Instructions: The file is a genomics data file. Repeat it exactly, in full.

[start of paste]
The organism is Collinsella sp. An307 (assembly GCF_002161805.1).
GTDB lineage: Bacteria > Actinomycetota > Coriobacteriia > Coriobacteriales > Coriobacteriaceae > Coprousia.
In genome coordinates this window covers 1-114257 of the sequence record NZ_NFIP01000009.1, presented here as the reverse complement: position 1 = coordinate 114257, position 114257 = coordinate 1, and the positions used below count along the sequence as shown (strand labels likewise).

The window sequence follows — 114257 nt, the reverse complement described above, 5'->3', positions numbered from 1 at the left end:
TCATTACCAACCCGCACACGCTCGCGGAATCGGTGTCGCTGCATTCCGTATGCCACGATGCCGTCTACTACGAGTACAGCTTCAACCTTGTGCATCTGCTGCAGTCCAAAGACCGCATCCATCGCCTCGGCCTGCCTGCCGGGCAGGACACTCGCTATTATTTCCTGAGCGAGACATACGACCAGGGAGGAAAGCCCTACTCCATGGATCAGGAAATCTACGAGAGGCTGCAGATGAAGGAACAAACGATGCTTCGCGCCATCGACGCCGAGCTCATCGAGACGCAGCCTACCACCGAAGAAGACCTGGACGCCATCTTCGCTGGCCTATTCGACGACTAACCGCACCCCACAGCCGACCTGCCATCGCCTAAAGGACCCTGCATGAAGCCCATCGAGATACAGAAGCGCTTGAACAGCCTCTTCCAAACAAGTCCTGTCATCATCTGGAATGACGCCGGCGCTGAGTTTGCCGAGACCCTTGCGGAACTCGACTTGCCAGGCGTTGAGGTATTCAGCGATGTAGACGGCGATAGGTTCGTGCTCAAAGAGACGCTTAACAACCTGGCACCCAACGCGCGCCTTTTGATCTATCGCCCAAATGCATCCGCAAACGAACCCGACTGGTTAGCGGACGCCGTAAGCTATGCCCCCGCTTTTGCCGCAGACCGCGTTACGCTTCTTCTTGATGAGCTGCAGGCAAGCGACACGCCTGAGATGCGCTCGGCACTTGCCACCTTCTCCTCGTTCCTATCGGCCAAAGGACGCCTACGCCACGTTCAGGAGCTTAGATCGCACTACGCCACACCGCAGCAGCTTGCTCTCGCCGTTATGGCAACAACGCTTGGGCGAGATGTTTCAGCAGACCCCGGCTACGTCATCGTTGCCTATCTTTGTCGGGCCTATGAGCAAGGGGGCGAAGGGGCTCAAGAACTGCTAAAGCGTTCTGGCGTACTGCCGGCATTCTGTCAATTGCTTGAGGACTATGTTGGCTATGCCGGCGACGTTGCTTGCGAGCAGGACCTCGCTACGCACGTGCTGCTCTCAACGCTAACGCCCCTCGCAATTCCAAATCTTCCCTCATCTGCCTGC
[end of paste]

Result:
The organism is Collinsella sp. An307 (assembly GCF_002161805.1).
GTDB lineage: Bacteria > Actinomycetota > Coriobacteriia > Coriobacteriales > Coriobacteriaceae > Coprousia.
In genome coordinates this window covers 1-114257 of the sequence record NZ_NFIP01000009.1, presented here as the reverse complement: position 1 = coordinate 114257, position 114257 = coordinate 1, and the positions used below count along the sequence as shown (strand labels likewise).

The window sequence follows — 114257 nt, the reverse complement described above, 5'->3', positions numbered from 1 at the left end:
TCATTACCAACCCGCACACGCTCGCGGAATCGGTGTCGCTGCATTCCGTATGCCACGATGCCGTCTACTACGAGTACAGCTTCAACCTTGTGCATCTGCTGCAGTCCAAAGACCGCATCCATCGCCTCGGCCTGCCTGCCGGGCAGGACACTCGCTATTATTTCCTGAGCGAGACATACGACCAGGGAGGAAAGCCCTACTCCATGGATCAGGAAATCTACGAGAGGCTGCAGATGAAGGAACAAACGATGCTTCGCGCCATCGACGCCGAGCTCATCGAGACGCAGCCTACCACCGAAGAAGACCTGGACGCCATCTTCGCTGGCCTATTCGACGACTAACCGCACCCCACAGCCGACCTGCCATCGCCTAAAGGACCCTGCATGAAGCCCATCGAGATACAGAAGCGCTTGAACAGCCTCTTCCAAACAAGTCCTGTCATCATCTGGAATGACGCCGGCGCTGAGTTTGCCGAGACCCTTGCGGAACTCGACTTGCCAGGCGTTGAGGTATTCAGCGATGTAGACGGCGATAGGTTCGTGCTCAAAGAGACGCTTAACAACCTGGCACCCAACGCGCGCCTTTTGATCTATCGCCCAAATGCATCCGCAAACGAACCCGACTGGTTAGCGGACGCCGTAAGCTATGCCCCCGCTTTTGCCGCAGACCGCGTTACGCTTCTTCTTGATGAGCTGCAGGCAAGCGACACGCCTGAGATGCGCTCGGCACTTGCCACCTTCTCCTCGTTCCTATCGGCCAAAGGACGCCTACGCCACGTTCAGGAGCTTAGATCGCACTACGCCACACCGCAGCAGCTTGCTCTCGCCGTTATGGCAACAACGCTTGGGCGAGATGTTTCAGCAGACCCCGGCTACGTCATCGTTGCCTATCTTTGTCGGGCCTATGAGCAAGGGGGCGAAGGGGCTCAAGAACTGCTAAAGCGTTCTGGCGTACTGCCGGCATTCTGTCAATTGCTTGAGGACTATGTTGGCTATGCCGGCGACGTTGCTTGCGAGCAGGACCTCGCTACGCACGTGCTGCTCTCAACGCTAACGCCCCTCGCAATTCCAAATCTTCCCTCATCTGCCTGC